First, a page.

• The beginnings of a more inclusive space, even if it is fraught with tension and is bringing broadly-middle class activists’ relative privilege to the uncomfortable surface. Some of the difficult conversations about difference and discrimination are beginning to be had, as they invariably rear their ugly heads when a bunch of people are living in close quarters together. It will likely be messy, but it’s important that it is happening. I get the impression there has been greater inclusivity amongst particular American occupations thus far, particularly on Wall Street, where people who really never would otherwise cross paths are starting to do so, and are starting to make sense of difference within the group, rather than ignore, or actively dismiss it.

What we haven’t seen yet:

  • The inclusion of or connection with a wider range of communities. I’ve heard several examples from a range of #Occupy cities, of non-white/straight/male/middle-class activists being told they are ‘being divisive’ for highlighting the range of inequalities they have faced, that make their positions very different from those of much of the rest of the 99%. This is something we need to address, and need to have addressed for us by those who are very much more likely to be the victims of police violence, job discrimination, street harassment and a range of other kinds of oppression as this movement grows, if we want to have a movement that truly begins to represent the 99%.
  • The resilience of the movement to sustain and expand itself as a viable ‘alternative to Government’. There are better and worse examples of groups operating independently of an official government, within an existing state. Hizbollah, for example, have at many times been the de facto government in a range of Palestinian refugee camps in Lebanon, offering essential services to those in need. In the 1970s the Black Panther Party began to operate on a similar basis in primarily Black neighbourhoods in California and elsewhere in the US. Hizbollah and the Panthers both represent some of the better and worse elements of the ‘state-within-a-state’ paradigm, but both managed to forge a space outside of that controlled by Government, which could address a range of basic human needs in the process. What excites me about #Occupy, is the potential to create something functionally parallel to Government, without the rigid hierarchy and likelihood of violence associated with the above examples. Perhaps this is the next challenge for the movement?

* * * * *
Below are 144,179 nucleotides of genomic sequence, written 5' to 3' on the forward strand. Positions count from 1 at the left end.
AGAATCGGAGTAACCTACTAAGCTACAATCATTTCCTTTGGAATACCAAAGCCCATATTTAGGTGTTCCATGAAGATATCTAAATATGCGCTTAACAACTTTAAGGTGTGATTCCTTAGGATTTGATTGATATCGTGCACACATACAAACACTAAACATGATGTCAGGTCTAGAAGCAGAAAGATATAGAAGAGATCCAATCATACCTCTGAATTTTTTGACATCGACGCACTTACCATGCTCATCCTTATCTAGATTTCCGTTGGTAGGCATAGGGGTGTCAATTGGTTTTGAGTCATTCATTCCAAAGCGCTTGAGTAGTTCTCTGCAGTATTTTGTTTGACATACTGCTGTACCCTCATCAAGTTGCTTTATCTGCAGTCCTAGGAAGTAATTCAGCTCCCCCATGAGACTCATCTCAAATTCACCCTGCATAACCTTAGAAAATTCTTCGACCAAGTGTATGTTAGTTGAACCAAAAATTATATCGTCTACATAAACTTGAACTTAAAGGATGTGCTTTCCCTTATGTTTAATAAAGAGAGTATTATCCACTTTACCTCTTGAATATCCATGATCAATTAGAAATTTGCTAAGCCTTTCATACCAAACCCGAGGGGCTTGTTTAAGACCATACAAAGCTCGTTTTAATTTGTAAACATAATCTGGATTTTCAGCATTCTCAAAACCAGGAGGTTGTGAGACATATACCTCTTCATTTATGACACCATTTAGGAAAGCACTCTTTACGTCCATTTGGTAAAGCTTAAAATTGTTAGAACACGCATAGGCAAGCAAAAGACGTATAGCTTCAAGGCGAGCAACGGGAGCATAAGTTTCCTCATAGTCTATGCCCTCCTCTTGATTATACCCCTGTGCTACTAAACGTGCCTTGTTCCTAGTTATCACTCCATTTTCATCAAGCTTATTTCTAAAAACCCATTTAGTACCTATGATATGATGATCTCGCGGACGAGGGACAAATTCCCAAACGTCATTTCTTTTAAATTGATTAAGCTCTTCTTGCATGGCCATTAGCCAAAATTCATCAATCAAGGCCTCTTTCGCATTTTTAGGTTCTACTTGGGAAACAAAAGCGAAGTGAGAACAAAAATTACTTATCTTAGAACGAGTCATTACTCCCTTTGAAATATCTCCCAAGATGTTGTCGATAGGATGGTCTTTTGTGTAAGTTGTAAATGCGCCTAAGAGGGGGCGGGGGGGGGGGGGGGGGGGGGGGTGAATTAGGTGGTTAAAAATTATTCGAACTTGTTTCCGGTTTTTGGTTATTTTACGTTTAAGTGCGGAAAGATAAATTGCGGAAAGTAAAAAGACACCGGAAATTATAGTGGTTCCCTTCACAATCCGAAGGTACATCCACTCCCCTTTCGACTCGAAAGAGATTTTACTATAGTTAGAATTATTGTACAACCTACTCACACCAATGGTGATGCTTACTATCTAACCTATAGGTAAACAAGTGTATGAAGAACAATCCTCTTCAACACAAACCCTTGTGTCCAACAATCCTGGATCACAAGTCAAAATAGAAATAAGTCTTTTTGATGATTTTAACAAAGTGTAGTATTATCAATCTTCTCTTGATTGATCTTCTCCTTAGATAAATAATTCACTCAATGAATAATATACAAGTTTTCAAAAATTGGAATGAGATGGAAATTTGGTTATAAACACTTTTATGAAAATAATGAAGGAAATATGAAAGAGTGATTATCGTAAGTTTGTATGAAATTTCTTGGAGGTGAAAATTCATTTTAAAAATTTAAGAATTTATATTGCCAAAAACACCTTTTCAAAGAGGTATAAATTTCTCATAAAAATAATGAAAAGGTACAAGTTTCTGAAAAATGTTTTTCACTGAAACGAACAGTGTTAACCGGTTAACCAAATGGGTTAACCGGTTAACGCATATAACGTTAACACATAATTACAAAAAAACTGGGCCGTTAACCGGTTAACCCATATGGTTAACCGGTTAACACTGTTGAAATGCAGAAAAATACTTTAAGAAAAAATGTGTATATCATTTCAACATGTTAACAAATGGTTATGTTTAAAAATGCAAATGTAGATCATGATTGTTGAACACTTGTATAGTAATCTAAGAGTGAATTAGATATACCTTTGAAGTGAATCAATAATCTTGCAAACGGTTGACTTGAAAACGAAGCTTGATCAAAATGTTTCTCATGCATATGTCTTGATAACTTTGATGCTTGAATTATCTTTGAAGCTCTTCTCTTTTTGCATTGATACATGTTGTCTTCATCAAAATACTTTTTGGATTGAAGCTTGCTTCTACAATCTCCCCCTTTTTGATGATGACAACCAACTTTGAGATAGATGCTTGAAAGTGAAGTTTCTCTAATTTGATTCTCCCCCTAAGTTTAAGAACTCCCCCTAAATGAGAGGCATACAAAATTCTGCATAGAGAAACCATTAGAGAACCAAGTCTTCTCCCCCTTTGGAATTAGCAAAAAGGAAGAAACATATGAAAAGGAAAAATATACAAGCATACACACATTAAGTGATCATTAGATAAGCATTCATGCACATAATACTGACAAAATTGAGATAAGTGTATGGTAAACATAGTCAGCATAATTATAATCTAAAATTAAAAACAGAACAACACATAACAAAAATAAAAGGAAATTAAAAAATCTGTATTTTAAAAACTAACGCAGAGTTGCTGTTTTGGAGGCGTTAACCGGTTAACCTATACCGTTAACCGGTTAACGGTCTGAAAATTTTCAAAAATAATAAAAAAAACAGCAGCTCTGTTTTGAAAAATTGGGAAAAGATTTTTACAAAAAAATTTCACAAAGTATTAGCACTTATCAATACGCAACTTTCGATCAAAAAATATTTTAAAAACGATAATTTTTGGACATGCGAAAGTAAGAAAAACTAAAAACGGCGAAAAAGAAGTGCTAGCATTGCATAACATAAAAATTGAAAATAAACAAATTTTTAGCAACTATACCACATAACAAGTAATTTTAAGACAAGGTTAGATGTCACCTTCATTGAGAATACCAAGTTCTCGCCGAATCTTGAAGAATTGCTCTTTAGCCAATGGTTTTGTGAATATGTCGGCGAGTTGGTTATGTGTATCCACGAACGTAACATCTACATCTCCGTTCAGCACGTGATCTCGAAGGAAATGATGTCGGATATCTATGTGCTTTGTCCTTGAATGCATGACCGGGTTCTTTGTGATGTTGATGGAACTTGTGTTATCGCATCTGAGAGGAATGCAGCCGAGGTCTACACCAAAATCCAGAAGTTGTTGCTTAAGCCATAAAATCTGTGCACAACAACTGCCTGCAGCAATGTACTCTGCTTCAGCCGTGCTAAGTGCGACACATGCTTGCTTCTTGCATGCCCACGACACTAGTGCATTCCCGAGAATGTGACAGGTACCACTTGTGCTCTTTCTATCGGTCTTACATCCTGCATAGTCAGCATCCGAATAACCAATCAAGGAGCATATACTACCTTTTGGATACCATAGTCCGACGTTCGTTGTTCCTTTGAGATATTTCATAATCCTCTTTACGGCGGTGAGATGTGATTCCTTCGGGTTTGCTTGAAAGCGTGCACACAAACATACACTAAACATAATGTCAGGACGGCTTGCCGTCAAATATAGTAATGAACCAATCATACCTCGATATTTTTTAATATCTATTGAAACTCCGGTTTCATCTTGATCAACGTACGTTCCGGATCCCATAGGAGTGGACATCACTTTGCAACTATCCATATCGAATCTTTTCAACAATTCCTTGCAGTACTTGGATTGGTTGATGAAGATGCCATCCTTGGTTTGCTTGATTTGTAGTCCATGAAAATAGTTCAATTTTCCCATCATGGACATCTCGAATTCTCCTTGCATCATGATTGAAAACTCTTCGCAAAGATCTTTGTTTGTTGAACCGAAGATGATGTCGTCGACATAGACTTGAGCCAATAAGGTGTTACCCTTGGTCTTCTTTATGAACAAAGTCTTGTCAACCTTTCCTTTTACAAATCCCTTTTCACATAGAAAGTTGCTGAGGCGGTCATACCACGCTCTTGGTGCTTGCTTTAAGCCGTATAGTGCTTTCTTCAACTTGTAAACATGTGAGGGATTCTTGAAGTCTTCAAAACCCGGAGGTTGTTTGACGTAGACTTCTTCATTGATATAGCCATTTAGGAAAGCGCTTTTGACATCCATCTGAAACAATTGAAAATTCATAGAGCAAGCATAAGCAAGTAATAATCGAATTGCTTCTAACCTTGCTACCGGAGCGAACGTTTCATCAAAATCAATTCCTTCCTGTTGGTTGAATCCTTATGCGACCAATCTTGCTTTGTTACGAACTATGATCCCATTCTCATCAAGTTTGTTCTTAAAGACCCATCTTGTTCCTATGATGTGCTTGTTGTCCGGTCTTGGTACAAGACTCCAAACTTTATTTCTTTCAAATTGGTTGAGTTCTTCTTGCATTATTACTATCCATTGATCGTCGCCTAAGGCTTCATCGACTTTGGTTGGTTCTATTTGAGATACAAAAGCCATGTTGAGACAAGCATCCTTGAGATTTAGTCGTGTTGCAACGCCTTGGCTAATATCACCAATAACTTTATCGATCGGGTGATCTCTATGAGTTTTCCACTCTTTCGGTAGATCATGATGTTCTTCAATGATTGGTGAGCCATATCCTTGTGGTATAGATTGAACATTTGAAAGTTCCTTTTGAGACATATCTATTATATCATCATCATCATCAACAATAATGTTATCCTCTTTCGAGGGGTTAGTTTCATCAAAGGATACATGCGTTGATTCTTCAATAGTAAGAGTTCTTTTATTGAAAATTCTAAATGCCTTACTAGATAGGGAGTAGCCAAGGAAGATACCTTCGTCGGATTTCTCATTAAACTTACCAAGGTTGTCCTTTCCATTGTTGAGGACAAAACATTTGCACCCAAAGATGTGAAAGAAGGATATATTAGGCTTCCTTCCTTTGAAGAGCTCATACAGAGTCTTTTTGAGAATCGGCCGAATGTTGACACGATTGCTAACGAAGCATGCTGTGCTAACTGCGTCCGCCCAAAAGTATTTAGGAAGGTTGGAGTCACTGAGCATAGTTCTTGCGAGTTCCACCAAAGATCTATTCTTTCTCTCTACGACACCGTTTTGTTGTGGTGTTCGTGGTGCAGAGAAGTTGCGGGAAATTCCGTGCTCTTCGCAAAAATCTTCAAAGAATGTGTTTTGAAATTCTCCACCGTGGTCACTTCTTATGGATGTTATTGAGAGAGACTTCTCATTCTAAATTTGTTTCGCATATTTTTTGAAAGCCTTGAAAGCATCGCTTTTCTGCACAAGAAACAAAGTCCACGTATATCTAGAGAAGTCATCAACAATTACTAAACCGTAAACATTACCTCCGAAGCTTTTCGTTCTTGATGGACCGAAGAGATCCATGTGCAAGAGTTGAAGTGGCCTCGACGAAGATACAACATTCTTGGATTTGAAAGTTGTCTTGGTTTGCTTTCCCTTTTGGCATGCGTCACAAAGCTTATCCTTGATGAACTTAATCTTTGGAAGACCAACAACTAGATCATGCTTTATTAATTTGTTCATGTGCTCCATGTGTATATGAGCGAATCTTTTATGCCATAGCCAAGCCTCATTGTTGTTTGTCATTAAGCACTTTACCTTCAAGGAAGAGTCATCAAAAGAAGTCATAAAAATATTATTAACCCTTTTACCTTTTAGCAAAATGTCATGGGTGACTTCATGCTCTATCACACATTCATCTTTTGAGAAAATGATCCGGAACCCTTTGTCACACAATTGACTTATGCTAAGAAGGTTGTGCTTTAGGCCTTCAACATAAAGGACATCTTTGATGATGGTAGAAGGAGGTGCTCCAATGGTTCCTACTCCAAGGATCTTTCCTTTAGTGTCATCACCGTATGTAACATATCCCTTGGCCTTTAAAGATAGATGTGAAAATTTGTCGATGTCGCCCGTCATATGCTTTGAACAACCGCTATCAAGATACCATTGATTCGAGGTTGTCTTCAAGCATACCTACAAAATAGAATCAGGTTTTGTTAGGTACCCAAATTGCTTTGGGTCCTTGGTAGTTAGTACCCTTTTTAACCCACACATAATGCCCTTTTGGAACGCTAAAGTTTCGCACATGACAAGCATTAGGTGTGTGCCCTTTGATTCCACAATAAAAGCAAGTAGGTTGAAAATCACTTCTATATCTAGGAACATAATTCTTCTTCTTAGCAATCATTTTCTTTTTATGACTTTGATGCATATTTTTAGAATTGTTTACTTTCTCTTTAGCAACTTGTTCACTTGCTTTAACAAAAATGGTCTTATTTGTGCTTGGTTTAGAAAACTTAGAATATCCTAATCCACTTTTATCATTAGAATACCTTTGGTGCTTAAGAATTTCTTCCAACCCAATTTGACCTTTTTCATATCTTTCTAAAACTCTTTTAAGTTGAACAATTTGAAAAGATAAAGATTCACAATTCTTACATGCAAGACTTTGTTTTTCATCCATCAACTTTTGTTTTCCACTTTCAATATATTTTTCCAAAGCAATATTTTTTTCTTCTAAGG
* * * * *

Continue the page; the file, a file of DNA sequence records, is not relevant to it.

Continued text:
St Pauls. At Night. With #Occupy.

St Pauls. At Night. With #OccupyLSX. Photo CC Liam Barrington-Bush.

I think #Occupy is the first baby steps of a true alternative to the broken system we currently share, emerging with each new occupation and each new practical answer to a basic human need; from toilets, to democratic processes; recycling, to education;  food provision, to communications channels.

I feel that the ‘alternative’ to capitalism that the media keeps patronisingly asking us for, will not be able to be summarised into a single ‘ism’ or sound-bite, but will grow differently in an infinite number of places around the world, connecting with the successes of other ‘occupations’, while remaining independent and distinct from what they have achieved. We really are becoming the change we want to see in the world… so for better and worse, the only thing we can guarantee is that it won’t happen without us.

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The Stuff You Can’t (usefully) Write About…